Calling NYT`s Freedman! How About The Rest Of The Dominican Story?


Two weeks ago, I

wrote skeptically
about Samuel Freedman`s New York
Times
column

"Dominicans Take Their Place as an American Success
Story,"
which boomed the successes of a small
group of

Hostos Community College
English as a Second Language
students.

According to Freedman, after graduating the students
parlayed their classroom accomplishments into solid jobs.

Freedman`s article drew heavily from a study,
Against All Odds,
by Dr.

Ramona Hernandez
of the City University of New
York`s

Dominican Studies Institute.

But an earlier report by Dr. Hernandez,

Dominicans in the US: A Socioeconomic Profile, 2000
,
left me dubious about the overall level of English
fluency among Dominicans, as well as

other illegal immigrants.
 

Now it turns out that my doubts were well-founded.

I am always fascinated when I read reports of peers
who have succeeded in teaching English to non-English
speakers.

I`ve been

at this task­ for
18 years at the

Lodi Adult School
—with mixed results.

I have found that only one variable matters:
motivation.

When a student comes to class every day and

applies himself
to the hard job of learning, and when
that student takes advantage of the multiple daily
opportunities that present themselves to

practice English,
then by the end of the semester
progress is measurable.

But not much of that is going on.

Two other recent stories by New York Times
reporter Nina Bernstein about

statistics collected
by Joseph Salvo, director of the
population division of the City Planning Department, Proficiency
in English Decreases Over a Decade
,
January 19th, and

"Record Immigration is Changing the Face of New York`s
Neighborhoods,"
January 24th, reveal
that the tiny handful of Hostos students do deserve a tip
of the hat.

Because, based on Salvo`s analysis, they are among the
very few foreign-born New York residents who have

learned English
in the last decade.

Among Salvo`s shocking findings (even for hard-boiled
immigration experts like VDARE.COM readers) are:

  • Non-English speaking adults increased 30% from 1990
    to 2000 to more than 1.5 million.

  • One in four adults do not speak English. There is,
    according to the report, "no sign of a decline"
    in the foreseeable future.

  • Half of the 1.5 million residents who do not speak
    English live in homes where no one speaks English.

  • One quarter of the 1.5 million non-English speakers
    live in households where only a child speaks English.

  • Nearly 750,000 non-English speakers do not have a
    high-school education. Many are illiterate in their own
    language.

  • Immigrant groups with the highest number of births—Dominicans,

    Mexicans
    and

    Chinese
    —have the highest percentage of non-English
    speakers.

(Salvo`s report will be released
in a 265-page book entitled

The Newest New Yorkers 2000: Immigrant New York in the
New Millennium.)

One of the conclusions Bernstein
draws—somewhat surprisingly for a

New York Times
reporter— is that:

"In the

migrations before 1965,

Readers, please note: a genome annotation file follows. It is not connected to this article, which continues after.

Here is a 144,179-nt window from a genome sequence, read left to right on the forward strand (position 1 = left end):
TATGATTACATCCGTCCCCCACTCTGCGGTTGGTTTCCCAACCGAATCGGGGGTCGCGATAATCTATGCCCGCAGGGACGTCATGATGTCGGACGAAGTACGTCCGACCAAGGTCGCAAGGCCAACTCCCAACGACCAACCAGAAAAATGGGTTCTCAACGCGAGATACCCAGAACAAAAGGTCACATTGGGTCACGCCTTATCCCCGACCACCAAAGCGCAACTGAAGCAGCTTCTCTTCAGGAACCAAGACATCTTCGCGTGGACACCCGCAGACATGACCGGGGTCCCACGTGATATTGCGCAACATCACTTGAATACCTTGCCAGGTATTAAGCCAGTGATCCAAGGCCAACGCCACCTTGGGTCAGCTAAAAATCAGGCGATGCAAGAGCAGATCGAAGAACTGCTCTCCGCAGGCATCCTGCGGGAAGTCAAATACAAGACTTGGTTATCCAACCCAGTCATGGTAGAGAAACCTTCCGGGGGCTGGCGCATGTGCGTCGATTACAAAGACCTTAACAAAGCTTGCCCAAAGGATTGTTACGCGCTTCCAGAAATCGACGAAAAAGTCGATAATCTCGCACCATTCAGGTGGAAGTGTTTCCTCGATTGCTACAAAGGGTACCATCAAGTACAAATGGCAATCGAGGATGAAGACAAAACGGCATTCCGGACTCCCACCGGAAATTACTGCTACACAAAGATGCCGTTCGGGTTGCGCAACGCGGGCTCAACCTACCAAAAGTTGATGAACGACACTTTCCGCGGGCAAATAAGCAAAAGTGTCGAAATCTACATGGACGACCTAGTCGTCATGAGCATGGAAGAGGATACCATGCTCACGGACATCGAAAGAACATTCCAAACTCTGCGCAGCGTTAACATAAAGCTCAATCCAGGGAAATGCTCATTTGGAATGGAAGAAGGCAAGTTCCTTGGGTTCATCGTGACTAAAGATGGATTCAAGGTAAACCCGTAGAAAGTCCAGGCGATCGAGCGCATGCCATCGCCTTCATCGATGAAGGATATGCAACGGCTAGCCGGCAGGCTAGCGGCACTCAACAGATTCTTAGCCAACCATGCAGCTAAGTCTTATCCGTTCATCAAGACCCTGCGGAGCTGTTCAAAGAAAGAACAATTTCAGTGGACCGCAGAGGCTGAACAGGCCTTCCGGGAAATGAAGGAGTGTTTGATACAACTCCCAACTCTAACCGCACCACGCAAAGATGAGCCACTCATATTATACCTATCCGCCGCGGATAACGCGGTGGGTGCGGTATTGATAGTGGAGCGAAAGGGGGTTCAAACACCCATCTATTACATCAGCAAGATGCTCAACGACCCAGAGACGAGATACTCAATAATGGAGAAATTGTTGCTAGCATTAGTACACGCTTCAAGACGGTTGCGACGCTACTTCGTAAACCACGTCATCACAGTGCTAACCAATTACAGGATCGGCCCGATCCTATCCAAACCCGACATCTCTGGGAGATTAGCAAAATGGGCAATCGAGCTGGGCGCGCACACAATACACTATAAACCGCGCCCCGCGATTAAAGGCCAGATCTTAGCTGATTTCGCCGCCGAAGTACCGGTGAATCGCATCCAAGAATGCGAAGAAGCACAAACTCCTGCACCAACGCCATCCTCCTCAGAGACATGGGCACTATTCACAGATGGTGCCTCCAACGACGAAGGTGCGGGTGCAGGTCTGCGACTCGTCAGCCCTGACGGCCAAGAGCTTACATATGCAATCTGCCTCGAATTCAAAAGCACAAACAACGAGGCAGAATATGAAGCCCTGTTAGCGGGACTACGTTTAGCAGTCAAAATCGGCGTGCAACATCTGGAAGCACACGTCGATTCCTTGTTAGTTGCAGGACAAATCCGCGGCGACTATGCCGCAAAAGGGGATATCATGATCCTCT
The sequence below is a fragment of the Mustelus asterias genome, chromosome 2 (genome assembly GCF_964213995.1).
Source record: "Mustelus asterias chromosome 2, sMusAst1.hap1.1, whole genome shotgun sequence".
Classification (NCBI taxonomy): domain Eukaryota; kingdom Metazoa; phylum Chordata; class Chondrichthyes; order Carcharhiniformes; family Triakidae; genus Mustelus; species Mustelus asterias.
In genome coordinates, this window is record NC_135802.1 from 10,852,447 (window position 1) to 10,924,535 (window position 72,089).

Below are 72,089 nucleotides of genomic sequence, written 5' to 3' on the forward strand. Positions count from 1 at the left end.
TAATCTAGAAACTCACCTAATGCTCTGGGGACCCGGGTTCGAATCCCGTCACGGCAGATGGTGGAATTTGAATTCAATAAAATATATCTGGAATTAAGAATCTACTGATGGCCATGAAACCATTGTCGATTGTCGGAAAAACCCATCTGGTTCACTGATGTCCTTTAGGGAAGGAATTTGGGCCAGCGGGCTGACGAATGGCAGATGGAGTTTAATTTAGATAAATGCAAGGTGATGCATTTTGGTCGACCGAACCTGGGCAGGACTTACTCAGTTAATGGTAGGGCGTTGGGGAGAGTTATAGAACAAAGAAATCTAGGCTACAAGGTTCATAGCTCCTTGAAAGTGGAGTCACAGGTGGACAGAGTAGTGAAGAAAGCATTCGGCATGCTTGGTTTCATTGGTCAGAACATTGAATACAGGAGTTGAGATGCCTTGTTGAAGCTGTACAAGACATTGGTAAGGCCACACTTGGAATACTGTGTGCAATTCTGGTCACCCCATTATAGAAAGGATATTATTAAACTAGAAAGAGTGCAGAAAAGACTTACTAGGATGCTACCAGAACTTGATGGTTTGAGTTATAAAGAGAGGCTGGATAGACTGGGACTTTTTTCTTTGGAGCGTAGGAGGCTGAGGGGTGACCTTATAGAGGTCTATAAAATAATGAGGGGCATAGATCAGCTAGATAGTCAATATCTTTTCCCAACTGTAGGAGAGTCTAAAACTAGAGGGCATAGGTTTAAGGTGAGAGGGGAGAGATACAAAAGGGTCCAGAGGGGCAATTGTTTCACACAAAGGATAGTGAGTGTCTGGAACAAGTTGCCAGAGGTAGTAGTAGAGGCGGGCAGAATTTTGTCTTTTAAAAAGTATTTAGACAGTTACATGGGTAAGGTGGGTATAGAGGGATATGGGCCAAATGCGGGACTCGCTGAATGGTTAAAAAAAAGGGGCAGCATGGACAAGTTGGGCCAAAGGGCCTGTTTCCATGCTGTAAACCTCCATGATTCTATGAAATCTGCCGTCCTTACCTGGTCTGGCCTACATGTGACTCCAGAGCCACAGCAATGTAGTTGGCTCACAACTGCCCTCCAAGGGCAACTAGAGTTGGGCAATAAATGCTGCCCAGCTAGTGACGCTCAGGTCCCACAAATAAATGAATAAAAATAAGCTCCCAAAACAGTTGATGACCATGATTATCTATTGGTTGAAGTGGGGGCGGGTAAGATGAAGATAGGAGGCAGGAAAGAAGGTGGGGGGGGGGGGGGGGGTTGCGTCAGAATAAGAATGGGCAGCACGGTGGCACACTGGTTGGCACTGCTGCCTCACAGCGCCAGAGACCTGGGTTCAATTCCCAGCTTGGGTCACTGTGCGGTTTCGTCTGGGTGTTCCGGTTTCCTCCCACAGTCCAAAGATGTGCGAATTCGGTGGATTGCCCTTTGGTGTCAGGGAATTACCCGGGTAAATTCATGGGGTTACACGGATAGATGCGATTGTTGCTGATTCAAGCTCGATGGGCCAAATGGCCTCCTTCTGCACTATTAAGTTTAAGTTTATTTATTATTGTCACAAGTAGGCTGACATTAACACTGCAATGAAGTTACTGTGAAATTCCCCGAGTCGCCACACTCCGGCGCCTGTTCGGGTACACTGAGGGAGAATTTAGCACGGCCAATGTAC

most newcomers spoke European
languages. But what is striking about the current
generation of immigrants is the vast range of tongues
they use on the city`s streets, adding difficulties in
education, business and the minutiae of daily life and
making the need for English as a common language all the
more urgent."

More predictably, Salvo`s report
calls for an increase in the numbers of classes and
programs to teach English.

But it would be impossible to

build schools fast enough
to

keep up
with the endless arrival of non-English
speakers.  And why should American taxpayers put up with
it?

Even New York Mayor Michael
Bloomberg, an immigration enthusiast with few equals,
looked at the demographics in multicultural, multiethnic
Far Rockaway and said,

"What`s going on down there?"

Programs and classes might be a
fine starting point. But, as I noted above, my

own experience
leads me to a different conclusion.
The desire to learn must come from within.

So it is counter-productive when
individuals with influence, like CUNY`s Dr. Hernandez,
say, "The fashionable thing is to talk about
assimilation but I don`t speak about that stuff."
[Writing
a Field Guide to Dominican New York
" NYT,
"December 28,2004]

Assimilation begins with

learning English
. And is exactly what Hernandez
should preach.

Contrast Hernandez` attitude with
the pre-1965 immigrants, who came to America with a

passion to assimilate.

One remarkable example:

Billy Wilder
who arrived in Los Angeles from Austria
penniless and without knowing a word of English.

Wilder`s story was retold in
Aljean Harmetz`s 1992 book

"Round Up the Usual Suspects: The Making of
Casablanca—Bogart, Bergman and World War II
."

Wrote Harmetz:

"When he reached Los
Angeles, Wilder avoided the restaurants and living rooms
where refugees met to drink coffee, eat pastry and speak
German. Instead, he lay on his bed and listened to the
radio. Each day, he learned twenty new English words. It
was years before he was willing to speak German again."

Every day I remind

my students
that they can choose whether they want to
spend their years in America advancing, or mired in

low-paying jobs
.

The difference is English.

Only a few will match Academy
Award winner Wilder`s success.

But more opportunities
await all who master English – even if their
self-appointed leaders don`t like it.

Joe Guzzardi [email
him], an instructor in English at the Lodi
Adult School, has been writing a weekly newspaper column
since 1988. This column is exclusive to VDARE.COM.